Rick Callender will succeed Norma Camacho as CEO of Valley Water.
After a quarter-century ascending the ranks, the agency’s chief of external affairs will assume the top job on July 11. The veteran water official will make $326,352 a year in his new role, in which he’ll oversee a district tasked with providing water and flood protection to the Santa Clara Valley.
As CEO, Callender will oversee an agency with an annual budget of more than $600 million, as well as major capital projects, including Anderson Dam’s seismic overhaul and the $1.3 billion expansion of Pacheco Reservoir in conjunction with the San Benito County and the Pacheco Pass water districts.
Callender comes to the position with decades of experience in local politics and public service. The South Bay native served as president of the San Jose-Silicon Valley NAACP from 2000 to 2008, resigning to focus on law school. In 2012, he was appointed as the second vice president of the California-Hawaii State Conference of the NAACP.
The Valley Water veteran’s promotion Tuesday by the Board of Directors followed a public comment period in which a dozen or so allies lauded his leadership.
“He’s been part of the creek cleans ups, and he’s been there for us during the floods,” San Jose-Silicon Valley NAACP President Rev. Jethroe Moore said. “When we had problems and concerns, we took it to Rick and Rick answered his community, and the community has great respect for him much like we have for Norma … We’re so glad to see you’re moving in a way that sponsors the diversity that we’re always talking about.”
Valley Water conducted a nationwide search for Camacho’s replacement using the Los Gatos-based recruiters William Avery & Associates. The firm winnowed it down to 56 applicants, nine interviewees and four finalists, according to Director Tony Estremera.
However, Callender’s hire exposed a rift on the district’s seven-member board, with Tuesday’s 4-3 vote split along gender lines. Estremera, Gary Kremen, John Varela and Dick Santos cast the affirming votes, while all three women—board President Nai Hsueh and colleagues Linda LeZotte and Barbara Keegan—fell on the opposing side.
“I have to vote my conscience,” Keegan said, without elaborating. “I vote no.”
The other two women were similarly circumspect from the dais.
But sources who spoke to the trio ahead of the vote say their reasons involved a preference for a less political CEO with more public works-project management expertise—as well as allegations of harassment, which the executive disputes.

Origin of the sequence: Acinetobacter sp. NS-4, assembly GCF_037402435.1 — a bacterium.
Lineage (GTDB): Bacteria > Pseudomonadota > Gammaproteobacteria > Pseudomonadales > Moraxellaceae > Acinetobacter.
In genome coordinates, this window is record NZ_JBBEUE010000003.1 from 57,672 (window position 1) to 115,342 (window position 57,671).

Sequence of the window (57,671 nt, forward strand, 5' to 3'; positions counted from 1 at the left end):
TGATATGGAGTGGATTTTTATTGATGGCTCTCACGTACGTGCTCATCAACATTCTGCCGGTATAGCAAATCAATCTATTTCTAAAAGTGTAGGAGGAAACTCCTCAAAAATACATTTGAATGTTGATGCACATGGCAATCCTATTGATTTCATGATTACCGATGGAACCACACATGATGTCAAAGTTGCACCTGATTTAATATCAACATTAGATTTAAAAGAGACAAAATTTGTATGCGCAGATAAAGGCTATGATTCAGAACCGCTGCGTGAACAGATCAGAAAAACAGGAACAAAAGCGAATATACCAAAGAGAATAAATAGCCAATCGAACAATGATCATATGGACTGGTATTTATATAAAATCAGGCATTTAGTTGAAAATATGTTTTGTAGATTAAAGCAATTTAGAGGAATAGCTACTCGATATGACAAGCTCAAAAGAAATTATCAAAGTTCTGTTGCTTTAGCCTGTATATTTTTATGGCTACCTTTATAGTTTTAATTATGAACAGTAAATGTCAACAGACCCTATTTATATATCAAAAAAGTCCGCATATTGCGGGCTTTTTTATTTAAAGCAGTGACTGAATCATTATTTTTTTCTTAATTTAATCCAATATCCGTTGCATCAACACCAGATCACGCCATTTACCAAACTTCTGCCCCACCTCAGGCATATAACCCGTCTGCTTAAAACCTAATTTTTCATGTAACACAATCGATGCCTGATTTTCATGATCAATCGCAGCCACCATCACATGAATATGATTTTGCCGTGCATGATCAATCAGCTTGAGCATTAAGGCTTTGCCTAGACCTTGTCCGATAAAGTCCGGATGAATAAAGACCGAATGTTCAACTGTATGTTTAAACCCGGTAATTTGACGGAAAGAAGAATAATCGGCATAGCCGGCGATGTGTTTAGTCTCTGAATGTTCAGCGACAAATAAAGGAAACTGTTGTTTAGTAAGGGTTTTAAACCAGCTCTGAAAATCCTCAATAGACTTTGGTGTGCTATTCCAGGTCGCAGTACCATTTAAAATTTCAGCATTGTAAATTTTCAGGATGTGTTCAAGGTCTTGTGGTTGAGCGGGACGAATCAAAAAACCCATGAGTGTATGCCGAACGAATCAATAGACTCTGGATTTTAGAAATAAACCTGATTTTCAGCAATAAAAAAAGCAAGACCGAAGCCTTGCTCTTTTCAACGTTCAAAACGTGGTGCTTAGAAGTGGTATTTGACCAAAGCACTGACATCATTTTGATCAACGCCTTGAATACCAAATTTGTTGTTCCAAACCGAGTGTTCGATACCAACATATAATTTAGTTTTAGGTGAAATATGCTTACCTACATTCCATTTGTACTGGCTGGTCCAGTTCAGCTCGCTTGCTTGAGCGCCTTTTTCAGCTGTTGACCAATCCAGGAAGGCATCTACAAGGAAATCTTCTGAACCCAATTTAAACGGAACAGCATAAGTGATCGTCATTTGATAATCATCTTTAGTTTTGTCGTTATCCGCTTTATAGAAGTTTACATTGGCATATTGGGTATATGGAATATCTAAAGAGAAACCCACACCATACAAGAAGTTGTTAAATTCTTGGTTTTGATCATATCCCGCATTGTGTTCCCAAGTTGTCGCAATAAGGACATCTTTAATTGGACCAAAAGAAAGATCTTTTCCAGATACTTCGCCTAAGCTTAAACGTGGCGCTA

Though none of that was articulated on Tuesday, a scathing letter the next morning shed light on how Callender’s allies perceived the opposition.
The email fired off at 8:28am today. It appeared to make good on a warning from Rev. Moore, who mentioned at the public hearing a day prior something about how board members resisting Callender’s promotion would be held accountable for their votes.
In his barbed missive, the NAACP president compared Keegan and LeZotte to Amy Cooper, the white woman who went viral as the latest embodiment of the “Karen” meme by calling 9-1-1 on an African-American birdwatcher in Central Park. “I am disappointed to have to write this letter,” Moore began. “However it appears that we have a clear case of ‘managing while black’ occurring right here in Silicon Valley.”
The reverend called on Valley Water to investigate “likely unethical and likely illegal behaviors” of Keegan and LeZotte (notably, not Hsueh), whom he accused of “releasing incomplete confidential personnel information to members of the public and media, and lobbying external people during the course of a confidential hiring process.”
“White women’s fear turning into black men being attacked is nothing new,” Moore continued. “Simply look at what’s in the news right now. We live in an era with things like Ahmaud Arbery, where black men are targets and able to have their rights attacked.”
The NAACP leader invoked the name of George Floyd—an unarmed black man killed by two Minneapolis police officers—and “the larger national dialogue on racism” as sharing a common thread with the votes against Callender’s promotion.
Moore accused Keegan and LeZotte (again, no mention of Hsueh) of conspiring with a former Valley Water director, Joe Judge, to sabotage Callender’s shot at the CEO job.
Keegan and LeZotte declined to comment on the letter.
Kremen, for his part, echoed Moore’s argument about the opposition being all about race. In a phone call today, Kremen touted how he “voted with three men of color” for Callender’s appointment, referring to Estremera, Varela and Santos. “The people who voted against him were the same people who didn’t support Norma Camacho, our Asian Latinx former CEO, who did an awesome job,” he added about his female colleagues.